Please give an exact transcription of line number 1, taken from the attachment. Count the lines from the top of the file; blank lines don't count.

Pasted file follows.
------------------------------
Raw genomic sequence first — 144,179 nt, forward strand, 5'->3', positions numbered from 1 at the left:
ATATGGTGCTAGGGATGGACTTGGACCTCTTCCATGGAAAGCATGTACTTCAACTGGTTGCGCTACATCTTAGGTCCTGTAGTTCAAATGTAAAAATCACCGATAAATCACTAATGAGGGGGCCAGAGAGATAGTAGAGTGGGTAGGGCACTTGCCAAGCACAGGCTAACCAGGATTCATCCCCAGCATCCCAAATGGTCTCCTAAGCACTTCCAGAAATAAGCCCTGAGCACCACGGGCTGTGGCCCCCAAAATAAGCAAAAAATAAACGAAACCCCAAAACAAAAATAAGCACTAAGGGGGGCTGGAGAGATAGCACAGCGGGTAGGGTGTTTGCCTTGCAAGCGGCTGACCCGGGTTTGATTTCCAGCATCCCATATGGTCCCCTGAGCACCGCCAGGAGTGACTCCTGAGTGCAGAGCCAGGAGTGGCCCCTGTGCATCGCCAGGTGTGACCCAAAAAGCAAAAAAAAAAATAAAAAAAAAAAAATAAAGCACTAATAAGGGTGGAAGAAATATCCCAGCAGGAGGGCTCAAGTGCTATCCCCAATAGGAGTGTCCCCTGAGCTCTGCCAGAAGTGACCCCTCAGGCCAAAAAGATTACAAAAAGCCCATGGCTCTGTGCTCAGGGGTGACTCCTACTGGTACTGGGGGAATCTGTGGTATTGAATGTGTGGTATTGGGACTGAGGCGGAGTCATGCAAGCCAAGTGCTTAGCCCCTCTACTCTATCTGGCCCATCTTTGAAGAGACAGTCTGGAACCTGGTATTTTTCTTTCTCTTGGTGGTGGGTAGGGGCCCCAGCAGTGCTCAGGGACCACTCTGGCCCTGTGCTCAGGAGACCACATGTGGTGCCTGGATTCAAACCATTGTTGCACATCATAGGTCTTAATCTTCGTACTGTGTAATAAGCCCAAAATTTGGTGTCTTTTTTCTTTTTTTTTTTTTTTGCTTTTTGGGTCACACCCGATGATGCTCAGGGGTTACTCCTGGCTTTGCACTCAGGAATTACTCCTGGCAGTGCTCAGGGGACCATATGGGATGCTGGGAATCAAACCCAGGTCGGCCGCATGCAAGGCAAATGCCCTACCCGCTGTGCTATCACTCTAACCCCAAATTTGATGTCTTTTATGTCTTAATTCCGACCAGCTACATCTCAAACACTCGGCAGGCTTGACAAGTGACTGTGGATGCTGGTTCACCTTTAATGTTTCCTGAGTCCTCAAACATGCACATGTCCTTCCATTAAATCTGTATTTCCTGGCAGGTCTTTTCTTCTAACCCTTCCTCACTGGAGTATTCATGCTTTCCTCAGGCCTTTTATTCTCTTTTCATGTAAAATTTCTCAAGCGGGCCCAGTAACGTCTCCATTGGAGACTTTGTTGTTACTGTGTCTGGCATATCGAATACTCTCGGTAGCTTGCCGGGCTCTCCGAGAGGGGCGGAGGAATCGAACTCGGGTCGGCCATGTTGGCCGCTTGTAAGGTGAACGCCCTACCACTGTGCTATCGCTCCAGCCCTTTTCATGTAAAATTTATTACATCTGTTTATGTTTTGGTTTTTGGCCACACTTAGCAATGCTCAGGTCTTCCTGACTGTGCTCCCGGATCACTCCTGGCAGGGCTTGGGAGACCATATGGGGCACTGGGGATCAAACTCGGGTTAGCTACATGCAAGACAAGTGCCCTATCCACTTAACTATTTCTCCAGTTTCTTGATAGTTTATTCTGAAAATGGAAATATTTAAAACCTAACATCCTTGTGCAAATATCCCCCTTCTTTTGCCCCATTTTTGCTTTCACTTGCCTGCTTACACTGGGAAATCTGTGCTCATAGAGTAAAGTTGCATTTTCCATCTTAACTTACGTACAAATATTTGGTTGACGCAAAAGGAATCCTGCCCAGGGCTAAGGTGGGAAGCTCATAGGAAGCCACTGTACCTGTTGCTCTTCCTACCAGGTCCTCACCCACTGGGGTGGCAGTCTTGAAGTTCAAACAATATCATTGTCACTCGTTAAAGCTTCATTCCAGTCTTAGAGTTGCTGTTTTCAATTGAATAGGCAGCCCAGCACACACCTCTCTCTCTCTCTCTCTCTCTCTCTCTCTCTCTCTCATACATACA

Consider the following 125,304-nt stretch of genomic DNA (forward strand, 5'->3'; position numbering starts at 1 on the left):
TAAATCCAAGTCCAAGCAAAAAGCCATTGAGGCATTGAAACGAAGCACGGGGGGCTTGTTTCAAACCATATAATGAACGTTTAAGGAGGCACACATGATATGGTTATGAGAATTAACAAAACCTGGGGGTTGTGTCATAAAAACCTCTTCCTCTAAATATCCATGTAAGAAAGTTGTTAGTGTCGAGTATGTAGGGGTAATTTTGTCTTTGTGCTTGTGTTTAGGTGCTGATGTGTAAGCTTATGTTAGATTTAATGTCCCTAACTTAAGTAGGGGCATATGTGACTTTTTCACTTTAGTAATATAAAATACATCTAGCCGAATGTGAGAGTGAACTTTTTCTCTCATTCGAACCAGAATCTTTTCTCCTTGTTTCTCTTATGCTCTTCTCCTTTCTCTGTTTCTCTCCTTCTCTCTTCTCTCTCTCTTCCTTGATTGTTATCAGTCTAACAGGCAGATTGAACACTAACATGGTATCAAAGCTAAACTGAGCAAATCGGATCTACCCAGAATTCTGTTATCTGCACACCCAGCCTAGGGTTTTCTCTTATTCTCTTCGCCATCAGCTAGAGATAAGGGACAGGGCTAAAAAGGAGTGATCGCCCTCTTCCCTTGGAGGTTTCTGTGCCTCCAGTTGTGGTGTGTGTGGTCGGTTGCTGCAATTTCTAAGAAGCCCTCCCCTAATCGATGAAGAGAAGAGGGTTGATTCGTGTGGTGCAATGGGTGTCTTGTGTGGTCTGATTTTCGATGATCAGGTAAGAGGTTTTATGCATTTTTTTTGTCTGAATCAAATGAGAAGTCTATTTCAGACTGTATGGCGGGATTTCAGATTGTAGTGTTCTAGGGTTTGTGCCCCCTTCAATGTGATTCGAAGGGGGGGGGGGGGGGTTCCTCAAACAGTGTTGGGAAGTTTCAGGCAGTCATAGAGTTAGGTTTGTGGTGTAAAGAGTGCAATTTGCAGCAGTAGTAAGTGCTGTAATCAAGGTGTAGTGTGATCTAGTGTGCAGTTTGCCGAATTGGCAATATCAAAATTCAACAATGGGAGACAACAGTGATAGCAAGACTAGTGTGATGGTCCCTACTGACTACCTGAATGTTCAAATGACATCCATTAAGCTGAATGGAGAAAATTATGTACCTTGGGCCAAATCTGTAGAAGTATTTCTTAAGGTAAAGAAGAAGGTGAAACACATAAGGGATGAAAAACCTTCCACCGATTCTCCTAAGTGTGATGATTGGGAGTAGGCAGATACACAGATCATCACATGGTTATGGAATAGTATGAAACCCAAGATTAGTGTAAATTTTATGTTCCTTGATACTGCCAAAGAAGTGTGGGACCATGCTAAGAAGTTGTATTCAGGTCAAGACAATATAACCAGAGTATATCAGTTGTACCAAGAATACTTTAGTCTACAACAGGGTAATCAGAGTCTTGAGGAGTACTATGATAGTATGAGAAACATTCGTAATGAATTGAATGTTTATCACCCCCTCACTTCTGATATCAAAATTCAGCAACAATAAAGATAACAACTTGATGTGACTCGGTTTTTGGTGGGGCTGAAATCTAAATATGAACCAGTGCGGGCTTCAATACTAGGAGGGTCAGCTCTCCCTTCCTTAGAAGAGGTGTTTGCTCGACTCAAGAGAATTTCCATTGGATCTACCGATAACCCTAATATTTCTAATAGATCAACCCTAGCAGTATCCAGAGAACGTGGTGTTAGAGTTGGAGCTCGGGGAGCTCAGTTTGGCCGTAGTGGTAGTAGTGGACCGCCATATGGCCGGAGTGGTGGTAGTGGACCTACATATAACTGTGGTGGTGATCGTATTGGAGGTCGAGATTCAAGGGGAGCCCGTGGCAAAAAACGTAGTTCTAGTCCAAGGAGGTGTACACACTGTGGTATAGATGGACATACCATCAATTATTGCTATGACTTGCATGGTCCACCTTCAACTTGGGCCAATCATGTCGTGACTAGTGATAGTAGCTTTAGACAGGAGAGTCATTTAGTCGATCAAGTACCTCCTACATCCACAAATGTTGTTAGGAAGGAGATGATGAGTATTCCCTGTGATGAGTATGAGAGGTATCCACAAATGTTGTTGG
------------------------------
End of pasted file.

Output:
Raw genomic sequence first — 144,179 nt, forward strand, 5'->3', positions numbered from 1 at the left: